Design and construction of test apparatus for SO₂ adsorption research

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Virginia Polytechnic Institute and State University


A detailed literature review investigated the major factors affecting the reduction of sulfur dioxide (SO₂) emissions to the atmosphere. As determined from this review, there is a great need for a regenerable, negligible waste, flue gas desulfurization system that can economically compete with existing, non-regenerable, considerable waste systems.

Experimental apparatus was designed and constructed for use in future investigations of the adsorption of SO₂ from a simulated flue gas, which will be used for an ultimate prototype system design. The apparatus consists of an air-drying plenum, centrifugal fan, heat exchanger, mixing/adsorbing column, exhaust unit, and devices for pressure, temperature, SO₂-concentration, and flow measurement. A detailed description of the apparatus is included.

The initial system start-up consisted of calibrating flow nozzles, and testing the performance of the drying plenum and gas chromatographic system. Flow nozzles were calibrated for air using a rotameter, and then the calibrated flow rates were compared to theoretical flow rates obtained assuming inviscid flow. Excellent agreement between the calibrated and theoretical values was observed, except at very low rotameter scale positions where the possible percentage of reading error is large. A performance test was conducted that revealed the drying plenum's ability to provide extremely dry air (less than 1 per cent H₂O by volume) for flow rates ranging from 8.8 to 35.5 std m³/hr (5.2 to 20.9 scfm). The gas chromatographic system used for measuring SO₂ concentration levels was found unsatisfactory due to its irregular and irratic response, and as a result of functional problems involving the SO₂ injection technique and the required analysis time.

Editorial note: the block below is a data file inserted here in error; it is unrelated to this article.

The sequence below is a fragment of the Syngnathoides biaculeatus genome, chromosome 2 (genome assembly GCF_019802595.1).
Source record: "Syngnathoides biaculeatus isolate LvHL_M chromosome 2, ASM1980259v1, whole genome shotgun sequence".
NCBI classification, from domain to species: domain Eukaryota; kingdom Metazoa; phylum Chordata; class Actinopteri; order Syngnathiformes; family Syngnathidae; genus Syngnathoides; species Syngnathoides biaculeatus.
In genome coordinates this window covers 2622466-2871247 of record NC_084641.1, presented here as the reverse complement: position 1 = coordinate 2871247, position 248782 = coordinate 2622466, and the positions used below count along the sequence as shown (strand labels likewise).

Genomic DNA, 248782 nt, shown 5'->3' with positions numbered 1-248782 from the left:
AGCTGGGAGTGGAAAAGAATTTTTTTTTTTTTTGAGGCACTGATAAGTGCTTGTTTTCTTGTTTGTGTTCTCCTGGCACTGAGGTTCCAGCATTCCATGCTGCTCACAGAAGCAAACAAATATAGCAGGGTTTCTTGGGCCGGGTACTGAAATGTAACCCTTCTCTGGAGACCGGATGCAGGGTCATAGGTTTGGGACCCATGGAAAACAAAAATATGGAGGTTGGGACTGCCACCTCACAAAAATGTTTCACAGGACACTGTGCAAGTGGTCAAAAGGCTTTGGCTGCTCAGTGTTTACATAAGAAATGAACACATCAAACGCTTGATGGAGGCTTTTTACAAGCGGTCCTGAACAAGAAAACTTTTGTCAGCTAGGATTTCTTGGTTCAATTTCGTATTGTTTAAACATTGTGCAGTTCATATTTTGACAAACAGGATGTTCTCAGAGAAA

An equilibrium combustion analysis for a high sulfur-content coal was accomplished using a computer program developed by NASA at the Lewis Research Center. Unlike procedures commonly used for coal combustion analyses, which assume complete combustion, this program uses the minimization of Gibbs' free energy to predict the extent of reaction (combustion). Combustion products calculated by this program for Christian County, Illinois coal are presented.